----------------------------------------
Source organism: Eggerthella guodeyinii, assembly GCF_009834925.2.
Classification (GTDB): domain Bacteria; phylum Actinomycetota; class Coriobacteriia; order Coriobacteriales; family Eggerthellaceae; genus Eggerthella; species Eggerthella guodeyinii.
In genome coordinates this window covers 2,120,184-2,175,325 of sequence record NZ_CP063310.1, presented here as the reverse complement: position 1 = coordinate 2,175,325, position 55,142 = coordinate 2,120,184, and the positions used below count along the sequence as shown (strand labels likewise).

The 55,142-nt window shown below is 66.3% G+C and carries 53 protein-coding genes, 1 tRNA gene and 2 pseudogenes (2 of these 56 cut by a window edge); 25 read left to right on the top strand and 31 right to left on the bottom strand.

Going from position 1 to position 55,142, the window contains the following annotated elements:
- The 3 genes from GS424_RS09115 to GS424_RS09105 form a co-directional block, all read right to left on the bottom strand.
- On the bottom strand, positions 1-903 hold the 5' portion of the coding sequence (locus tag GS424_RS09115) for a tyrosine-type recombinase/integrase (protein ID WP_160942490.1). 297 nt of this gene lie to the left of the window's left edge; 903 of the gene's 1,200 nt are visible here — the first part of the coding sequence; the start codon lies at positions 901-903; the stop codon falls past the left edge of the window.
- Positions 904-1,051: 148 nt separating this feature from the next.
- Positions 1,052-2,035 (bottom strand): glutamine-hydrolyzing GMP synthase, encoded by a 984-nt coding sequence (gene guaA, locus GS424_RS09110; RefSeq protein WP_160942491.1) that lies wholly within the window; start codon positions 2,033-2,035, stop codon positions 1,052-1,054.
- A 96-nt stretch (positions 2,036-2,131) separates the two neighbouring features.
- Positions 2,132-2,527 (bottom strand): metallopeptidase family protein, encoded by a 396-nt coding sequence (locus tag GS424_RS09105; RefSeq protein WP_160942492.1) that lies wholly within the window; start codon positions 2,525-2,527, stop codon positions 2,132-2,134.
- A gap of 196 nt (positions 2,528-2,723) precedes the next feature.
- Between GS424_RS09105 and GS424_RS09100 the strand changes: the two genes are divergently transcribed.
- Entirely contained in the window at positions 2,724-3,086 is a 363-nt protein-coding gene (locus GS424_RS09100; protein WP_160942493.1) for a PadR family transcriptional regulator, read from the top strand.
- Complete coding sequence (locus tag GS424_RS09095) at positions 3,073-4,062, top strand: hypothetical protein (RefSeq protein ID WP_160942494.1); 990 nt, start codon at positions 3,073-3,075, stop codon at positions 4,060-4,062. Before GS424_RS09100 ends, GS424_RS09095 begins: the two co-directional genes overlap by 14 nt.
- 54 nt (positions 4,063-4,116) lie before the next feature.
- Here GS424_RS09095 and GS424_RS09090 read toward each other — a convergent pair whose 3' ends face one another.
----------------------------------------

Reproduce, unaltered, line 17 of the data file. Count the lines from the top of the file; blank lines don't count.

- Here GS424_RS09095 and GS424_RS09090 read toward each other — a convergent pair whose 3' ends face one another.